I recently ran across a list entitled Plant This, Not That on the Garden Club of Virginia website that was created for their 2011 annual meeting. A paragraph at the top of the list explained how the list was compiled.
Garden club members from around the state were asked for suggestions for native plants that had wildlife value, but not in the traditional sense of providing seeds or berries for wildlife. Instead, they were asked to list plants that attract butterflies, which in turn, produce caterpillars which are used as food for many native bird species.
For our GCV Annual Meeting we are focusing on good garden practices that encourage the growth cycle of our native birds and butterflies. Many of you may know that our native birds are in decline because of loss of native habitat for the specific caterpillars that feed our young birds. Non-native plants do not offer breeding ground for any native butterflies, and 97% of our birds require insects-not seeds-to feed their young. Therefore we are asking each club to bring in a cutting or small plant that is native and attracts butterflies, and a picture of a non-native landscape plant that may be replaced by your specimen in a backyard landscape. The display will be titled "Plant this, not that!"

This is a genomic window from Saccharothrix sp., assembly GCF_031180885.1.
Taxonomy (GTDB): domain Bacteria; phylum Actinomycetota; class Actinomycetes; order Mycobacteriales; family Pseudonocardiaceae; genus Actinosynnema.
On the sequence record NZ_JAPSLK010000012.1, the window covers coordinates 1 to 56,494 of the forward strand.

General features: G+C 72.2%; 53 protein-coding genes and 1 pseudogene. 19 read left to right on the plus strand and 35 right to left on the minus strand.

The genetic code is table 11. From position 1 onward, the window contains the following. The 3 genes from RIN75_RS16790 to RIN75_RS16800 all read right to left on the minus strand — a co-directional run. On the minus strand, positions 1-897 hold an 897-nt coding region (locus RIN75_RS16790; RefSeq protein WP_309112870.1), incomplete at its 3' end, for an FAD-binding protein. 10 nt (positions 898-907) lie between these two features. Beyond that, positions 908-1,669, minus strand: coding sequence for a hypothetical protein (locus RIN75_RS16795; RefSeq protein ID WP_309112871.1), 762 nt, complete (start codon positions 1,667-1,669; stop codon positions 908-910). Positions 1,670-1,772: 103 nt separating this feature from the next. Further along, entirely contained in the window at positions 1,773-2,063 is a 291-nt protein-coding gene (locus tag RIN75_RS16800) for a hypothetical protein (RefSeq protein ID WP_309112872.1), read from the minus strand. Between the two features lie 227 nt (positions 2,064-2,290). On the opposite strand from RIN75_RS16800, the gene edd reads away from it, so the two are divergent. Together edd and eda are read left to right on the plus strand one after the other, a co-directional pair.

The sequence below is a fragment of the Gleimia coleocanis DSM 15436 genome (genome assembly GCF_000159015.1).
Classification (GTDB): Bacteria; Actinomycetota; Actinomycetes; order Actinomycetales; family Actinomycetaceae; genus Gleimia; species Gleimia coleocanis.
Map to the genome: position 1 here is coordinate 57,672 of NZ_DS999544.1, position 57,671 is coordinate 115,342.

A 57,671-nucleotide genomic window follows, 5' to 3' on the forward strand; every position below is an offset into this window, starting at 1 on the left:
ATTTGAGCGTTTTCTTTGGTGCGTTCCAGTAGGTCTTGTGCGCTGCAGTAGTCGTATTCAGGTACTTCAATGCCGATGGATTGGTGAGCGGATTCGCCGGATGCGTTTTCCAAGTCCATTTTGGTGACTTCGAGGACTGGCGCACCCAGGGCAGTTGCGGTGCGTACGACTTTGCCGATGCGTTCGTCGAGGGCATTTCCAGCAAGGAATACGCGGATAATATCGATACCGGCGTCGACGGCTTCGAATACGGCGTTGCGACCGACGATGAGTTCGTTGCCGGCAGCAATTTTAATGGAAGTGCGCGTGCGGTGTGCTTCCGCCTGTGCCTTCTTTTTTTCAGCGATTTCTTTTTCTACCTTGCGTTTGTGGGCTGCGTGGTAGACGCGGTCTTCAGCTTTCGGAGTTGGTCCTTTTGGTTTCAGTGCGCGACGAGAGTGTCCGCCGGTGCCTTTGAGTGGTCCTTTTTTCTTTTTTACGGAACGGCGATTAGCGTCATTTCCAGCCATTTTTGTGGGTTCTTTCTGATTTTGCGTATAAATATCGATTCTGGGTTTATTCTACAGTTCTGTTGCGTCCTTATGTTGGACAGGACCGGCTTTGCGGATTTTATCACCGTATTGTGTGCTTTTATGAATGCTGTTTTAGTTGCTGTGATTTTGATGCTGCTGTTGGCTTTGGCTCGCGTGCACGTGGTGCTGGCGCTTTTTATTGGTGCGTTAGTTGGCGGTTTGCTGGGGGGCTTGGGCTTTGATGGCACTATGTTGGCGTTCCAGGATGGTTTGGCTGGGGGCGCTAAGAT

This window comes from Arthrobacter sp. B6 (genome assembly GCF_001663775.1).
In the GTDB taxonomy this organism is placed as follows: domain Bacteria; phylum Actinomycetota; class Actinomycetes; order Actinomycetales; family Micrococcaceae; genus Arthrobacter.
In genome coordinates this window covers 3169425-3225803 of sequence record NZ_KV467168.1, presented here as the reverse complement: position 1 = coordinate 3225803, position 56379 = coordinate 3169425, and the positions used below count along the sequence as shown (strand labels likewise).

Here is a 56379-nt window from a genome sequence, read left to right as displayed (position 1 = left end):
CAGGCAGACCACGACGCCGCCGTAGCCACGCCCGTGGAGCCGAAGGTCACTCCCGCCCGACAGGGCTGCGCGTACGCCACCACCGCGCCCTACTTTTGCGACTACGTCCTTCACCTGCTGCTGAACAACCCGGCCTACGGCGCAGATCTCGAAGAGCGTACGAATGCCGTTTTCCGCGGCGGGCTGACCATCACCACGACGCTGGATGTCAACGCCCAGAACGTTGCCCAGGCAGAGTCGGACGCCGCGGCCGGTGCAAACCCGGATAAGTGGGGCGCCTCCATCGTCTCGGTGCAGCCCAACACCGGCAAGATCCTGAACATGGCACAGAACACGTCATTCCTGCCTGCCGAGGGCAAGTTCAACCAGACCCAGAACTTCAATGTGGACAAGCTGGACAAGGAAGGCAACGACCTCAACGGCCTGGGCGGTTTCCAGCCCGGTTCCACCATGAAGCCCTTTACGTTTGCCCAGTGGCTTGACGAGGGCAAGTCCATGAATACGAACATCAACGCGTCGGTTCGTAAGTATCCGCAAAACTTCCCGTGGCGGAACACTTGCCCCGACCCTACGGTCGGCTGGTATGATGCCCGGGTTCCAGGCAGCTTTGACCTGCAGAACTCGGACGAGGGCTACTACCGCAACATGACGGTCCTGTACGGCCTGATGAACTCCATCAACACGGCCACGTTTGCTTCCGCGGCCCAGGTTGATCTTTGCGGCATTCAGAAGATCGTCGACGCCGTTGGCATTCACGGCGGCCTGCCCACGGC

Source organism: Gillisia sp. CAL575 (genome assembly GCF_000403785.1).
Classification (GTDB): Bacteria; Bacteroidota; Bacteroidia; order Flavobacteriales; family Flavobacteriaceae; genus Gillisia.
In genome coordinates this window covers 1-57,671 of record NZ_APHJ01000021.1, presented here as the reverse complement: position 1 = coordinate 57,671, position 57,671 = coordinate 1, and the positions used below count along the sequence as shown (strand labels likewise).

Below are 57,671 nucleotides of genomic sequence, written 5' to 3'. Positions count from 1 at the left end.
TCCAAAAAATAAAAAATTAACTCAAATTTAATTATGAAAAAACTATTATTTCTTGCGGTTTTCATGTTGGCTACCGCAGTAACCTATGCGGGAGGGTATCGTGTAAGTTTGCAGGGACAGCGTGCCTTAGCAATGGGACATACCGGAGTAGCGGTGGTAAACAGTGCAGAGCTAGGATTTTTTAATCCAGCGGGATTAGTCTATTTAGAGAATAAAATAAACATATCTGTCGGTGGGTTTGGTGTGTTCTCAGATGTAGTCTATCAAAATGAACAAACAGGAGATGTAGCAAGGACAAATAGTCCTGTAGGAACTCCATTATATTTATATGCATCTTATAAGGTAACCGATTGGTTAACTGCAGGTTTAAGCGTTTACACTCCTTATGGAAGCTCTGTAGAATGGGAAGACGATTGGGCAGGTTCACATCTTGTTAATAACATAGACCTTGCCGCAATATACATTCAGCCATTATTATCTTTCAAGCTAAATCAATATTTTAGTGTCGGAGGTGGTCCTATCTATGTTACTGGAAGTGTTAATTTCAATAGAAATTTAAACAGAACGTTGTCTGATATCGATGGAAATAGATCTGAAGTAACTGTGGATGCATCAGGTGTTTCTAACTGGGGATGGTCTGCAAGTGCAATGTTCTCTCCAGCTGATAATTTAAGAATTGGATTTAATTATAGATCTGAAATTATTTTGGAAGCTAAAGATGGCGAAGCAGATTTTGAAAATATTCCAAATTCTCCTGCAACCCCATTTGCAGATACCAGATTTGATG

It’s a great list, because it helps us “think outside the box” when recognizing the wildlife value of native plants. I mentioned many of the plants on the list, including paw paw, sweet bay, milkweed and passion vine, in a post that I did on butterfly gardening. But from now on, I’ll remember to mention their value for attracting birds, as well.
Plant This, Not That – complete list (pdf format)
Here are some Favorite Native Plant Lists from our archives:
- Favorite Native Plants ~ Nature Friendly Gardener Marlene A. Condon
- Favorite Native Plants ~ Kathy Jentz, editor of Washington Gardener Magazine
- Favorite Native Plants ~ Thomas Rainer
- Favorite Native Plants ~ Alex Dencker
- Favorite Native Plants ~ Steve Bates
- Favorite Native Plants ~ Alison Gillespie